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Udo Kier has a dramatic tone that's too much for truth bombing. so then i picture this as like a video in Ripley's Believe It Or Not, and that's not a diminishing statement but a supportive one, i was all about Ripley's Believe It Or Not. that's how i can like this movie.

Narrated by Udo Kier. Filmmaker Rüdiger Suchsland suggests that the Third Reich was essentially an immersive movie starring the German nation, produced and directed by Propaganda Minister Joseph Goebbels. Hitler's Hollywood collages key films from the more than 1000 features the Nazis produced from 1933-1945: musicals, melodramas, romances, costume dramas, war films – and when the real war got tough, insanely lavish, over-the-top fantasies. The German volk were portrayed as happy and sporty with lives of exaggerated cheerfulness or, conversely, full of morbid yearning for a death that would serve the Fatherland. Hannah Arendt gives perspective and context: "One of the chief characteristics of modern masses… (is) they do not trust their eyes and ears, but only their imaginations. What convinces masses are not facts, not even invented facts, but only the consistency of the illusion." It's a frightening insight that could just as easily apply to the American political landscape today. – Karen Cooper, Director, Film Forum

Directed by Rüdiger Suchsland
Release Date - April 11, 2018 at Film Forum (NY), theatrical expansion in the following weeks

News and Theory / Re: 2018 Xixax Awards - Nominate!
« Last post by Jeremy Blackman on Today at 04:52:53 PM »
Keep 'em coming!
Paul Thomas Anderson / Re: Phantom Thread
« Last post by Fuzzy Dunlop on Today at 04:33:06 PM »
Well, I guess that's it. Another project come and gone, and now it's time for the man to go away and dream it all up again.

We were hoping for a great film, and he delivered yet again. PTA continues to amaze and astonish and inspire and deliver the goods.

I Love Films
Paul Thomas Anderson / Re: Phantom Thread
« Last post by WorldForgot on Today at 01:13:55 PM »
4/20 Vinyl Release

Paul Thomas Anderson / Re: Other actors/directors/etc. who mention PTA
« Last post by Reelist on Today at 12:24:51 PM »
It’s a lot less awkward to watch two people in there at the same time, they should make it a trend

Kubrick comparison starts at 3:31.
Maybe my head was in the sand but I had no idea these projects were connected.

Eiko Ishioka - Costume Designer / Art Director / Stage Director

In 1985 director Paul Schrader chose her to be the production designer for his 1985 film Mishima: A Life in Four Chapters. Her work went on to win her a special award for artistic contribution at the Cannes Film Festival that year. Eiko's work with Francis Ford Coppola on the poster for the Japanese release of Apocalypse Now led to their later collaboration in Coppola's Dracula which earned Eiko an Academy Award.[6] She has also worked on four of Tarsem Singh's films beginning with the Jennifer Lopez starrer The Cell in 2000 and including The Fall, Immortals, and Mirror Mirror.[1]

She has also done costume design for theater and circus. In 1999 she designed costumes for Richard Wagner's Der Ring des Nibelungen at the Dutch Opera. She designed costumes for Cirque du Soleil: Varekai, which premiered in 2002 as well as for Julie Taymor's Broadway musical Spider-Man: Turn Off the Dark, which premiered in 2011. She also directed the music video for Björk's "Cocoon" in 2002 and designed costumes for the "Hurricane" tour of singer Grace Jones in 2009.[4]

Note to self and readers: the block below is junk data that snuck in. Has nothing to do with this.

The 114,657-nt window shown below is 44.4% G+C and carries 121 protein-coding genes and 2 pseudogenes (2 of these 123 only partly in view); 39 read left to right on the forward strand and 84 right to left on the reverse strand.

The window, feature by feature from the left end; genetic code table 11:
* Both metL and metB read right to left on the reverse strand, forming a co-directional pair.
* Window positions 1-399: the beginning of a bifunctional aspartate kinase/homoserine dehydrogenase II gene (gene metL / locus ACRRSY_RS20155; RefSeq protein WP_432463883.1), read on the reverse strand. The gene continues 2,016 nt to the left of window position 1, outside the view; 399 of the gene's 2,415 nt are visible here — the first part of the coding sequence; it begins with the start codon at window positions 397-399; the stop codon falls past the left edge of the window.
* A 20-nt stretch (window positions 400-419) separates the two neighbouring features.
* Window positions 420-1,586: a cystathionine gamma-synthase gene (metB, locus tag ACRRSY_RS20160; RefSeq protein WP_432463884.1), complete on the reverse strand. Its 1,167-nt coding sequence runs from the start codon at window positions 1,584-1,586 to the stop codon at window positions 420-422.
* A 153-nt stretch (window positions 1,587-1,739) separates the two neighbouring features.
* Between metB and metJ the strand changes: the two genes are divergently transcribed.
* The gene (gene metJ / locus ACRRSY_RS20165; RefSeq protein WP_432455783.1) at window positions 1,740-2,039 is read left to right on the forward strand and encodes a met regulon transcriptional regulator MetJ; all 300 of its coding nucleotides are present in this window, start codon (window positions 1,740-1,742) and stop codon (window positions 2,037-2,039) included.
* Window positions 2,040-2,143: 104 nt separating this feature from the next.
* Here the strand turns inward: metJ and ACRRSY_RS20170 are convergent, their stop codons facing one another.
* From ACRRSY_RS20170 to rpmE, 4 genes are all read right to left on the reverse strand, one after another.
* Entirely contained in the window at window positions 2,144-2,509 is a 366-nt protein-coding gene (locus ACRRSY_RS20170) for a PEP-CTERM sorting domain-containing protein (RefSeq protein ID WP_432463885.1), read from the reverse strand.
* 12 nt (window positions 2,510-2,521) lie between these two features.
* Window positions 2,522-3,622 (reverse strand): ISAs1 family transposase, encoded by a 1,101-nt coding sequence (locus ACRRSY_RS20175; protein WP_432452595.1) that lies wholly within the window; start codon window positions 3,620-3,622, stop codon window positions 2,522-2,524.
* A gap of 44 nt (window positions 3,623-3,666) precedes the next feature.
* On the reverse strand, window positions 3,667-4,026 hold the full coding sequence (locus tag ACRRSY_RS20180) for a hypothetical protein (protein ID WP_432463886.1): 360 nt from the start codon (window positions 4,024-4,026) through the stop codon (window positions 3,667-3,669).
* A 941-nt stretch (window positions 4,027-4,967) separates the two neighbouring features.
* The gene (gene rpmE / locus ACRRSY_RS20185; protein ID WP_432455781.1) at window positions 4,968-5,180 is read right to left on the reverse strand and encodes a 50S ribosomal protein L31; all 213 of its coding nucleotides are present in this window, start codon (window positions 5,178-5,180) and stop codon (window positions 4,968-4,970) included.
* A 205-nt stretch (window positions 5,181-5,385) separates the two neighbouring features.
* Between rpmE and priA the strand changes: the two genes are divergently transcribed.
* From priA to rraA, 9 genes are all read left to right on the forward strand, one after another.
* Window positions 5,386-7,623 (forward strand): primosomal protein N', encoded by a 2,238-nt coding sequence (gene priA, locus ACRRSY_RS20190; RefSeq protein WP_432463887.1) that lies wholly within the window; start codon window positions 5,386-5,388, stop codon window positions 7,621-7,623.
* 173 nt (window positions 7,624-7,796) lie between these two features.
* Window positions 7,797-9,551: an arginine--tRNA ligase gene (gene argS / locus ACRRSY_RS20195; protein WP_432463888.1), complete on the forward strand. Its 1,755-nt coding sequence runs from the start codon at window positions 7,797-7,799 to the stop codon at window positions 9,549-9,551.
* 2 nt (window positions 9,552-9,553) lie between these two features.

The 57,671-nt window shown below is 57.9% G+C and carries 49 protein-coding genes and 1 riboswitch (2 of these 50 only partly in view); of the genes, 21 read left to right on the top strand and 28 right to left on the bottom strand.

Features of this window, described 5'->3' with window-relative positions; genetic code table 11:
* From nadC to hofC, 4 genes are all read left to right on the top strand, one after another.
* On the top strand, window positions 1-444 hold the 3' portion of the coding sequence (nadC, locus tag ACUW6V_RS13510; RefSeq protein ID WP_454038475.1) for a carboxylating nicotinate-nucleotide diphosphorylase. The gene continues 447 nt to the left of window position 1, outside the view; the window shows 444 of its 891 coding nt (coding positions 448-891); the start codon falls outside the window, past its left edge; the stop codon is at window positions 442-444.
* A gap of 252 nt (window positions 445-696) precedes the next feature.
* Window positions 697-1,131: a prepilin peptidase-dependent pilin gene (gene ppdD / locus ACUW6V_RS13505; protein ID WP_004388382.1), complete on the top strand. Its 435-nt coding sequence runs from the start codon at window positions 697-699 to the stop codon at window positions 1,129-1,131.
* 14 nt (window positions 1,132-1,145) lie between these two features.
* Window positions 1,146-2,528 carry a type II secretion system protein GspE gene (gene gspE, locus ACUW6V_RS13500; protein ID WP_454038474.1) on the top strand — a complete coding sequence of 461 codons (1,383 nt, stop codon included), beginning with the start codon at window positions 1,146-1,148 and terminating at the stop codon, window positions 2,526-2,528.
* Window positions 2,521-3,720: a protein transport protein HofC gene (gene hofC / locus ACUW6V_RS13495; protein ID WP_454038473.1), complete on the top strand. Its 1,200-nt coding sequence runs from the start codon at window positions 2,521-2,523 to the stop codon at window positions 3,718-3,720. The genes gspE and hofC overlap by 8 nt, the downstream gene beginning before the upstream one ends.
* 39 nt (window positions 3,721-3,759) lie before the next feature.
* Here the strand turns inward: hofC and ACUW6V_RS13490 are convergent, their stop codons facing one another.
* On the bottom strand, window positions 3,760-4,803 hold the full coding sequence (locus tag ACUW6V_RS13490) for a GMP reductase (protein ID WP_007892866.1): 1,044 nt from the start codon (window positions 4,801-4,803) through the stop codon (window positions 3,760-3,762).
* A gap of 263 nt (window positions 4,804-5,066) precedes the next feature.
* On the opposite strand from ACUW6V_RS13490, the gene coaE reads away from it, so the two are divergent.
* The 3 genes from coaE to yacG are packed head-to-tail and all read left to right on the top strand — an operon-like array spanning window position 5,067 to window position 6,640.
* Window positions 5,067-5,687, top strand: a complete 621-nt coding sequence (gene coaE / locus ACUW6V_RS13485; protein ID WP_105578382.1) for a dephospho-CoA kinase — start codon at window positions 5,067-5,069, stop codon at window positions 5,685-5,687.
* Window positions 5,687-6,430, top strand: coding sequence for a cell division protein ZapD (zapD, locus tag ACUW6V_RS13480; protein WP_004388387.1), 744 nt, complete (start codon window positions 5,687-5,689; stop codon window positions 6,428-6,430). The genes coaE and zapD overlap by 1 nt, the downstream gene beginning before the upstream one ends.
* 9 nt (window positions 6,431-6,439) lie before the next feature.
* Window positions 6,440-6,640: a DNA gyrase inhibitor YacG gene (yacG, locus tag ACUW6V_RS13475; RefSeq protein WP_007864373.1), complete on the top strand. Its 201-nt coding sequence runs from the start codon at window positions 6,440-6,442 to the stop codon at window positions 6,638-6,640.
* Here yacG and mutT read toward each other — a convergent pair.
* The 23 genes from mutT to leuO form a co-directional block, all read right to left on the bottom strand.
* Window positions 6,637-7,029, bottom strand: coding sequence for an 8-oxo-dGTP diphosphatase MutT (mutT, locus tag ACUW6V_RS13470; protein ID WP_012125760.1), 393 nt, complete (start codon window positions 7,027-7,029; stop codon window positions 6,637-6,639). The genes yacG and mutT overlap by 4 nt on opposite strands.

Ishioka's work is included in the permanent collection of museums throughout the world, including the Museum of Modern Art in New York.

Coppola' Dracula

Coppola' Dracula

Coppola' Dracula

Coppola' Dracula

From a 1999 production of Der Ring des Nibelungen

Matthew Barney's Cremaster series

Tarsem's The Fall

The Cell (2000)

News and Theory / Angelyne
« Last post by wilder on Today at 05:11:03 AM »
Emmy Rossum to Star in 'Angelyne' Limited Series Based on Hollywood Reporter Article
November 13, 2017
via The Hollywood Reporter

'Mr. Robot' creator Sam Esmail will develop and exec produce the Universal Cable Productions drama based on THR senior writer Gary Baum's investigative feature on the Los Angeles billboard diva.

An only-in-Hollywood story is finally getting the Hollywood treatment.

Shameless star Emmy Rossum and Mr. Robot creator Sam Esmail are teaming with The Hollywood Reporter to create a limited series based on THR senior writer Gary Baum's investigative feature about Angelyne, Los Angeles' mysterious billboard icon.

Rossum will star as Angelyne, the self-created pop culture icon — whose real name, uncovered in Baum's August exposé, is Renee Goldberg. Rossum will executive produce via her Grey Matters Pictures company alongside her husband, Esmail, and his Universal Cable Productions-based EsmailCorp banner. Esmail's manager, Chad Hamilton, will also exec produce via Anonymous Content. The limited series project will be shopped to cable and streaming outlets. Baum, who spent months researching Angelyne's past, will serve as a consultant on the drama.


The Mystery of L.A. Billboard Diva Angelyne's Real Identity Is Finally Solved
By Gary Baum
August 2, 2017
via The Hollywood Reporter

Way before Paris Hilton and Kim Kardashian, the enigmatic blonde bombshell was famous for being famous, perpetually driving the streets of Hollywood in that pink Corvette. But her true identity has remained secret all these years … until now.

"Would you be interested in a story on Angelyne's true identity?" the man wrote last fall under a pseudonym, referring to the enigmatic L.A. billboard diva who has been a pop culture icon of self-creation and self-marketing since the early 1980s — and is now regarded as a forerunner to Paris Hilton, Kim Kardashian and every personal-brand hustler on social media. "I have many details on her life — all well documented — from when her parents met to early adulthood. It's very different from her public, concocted story — and more interesting."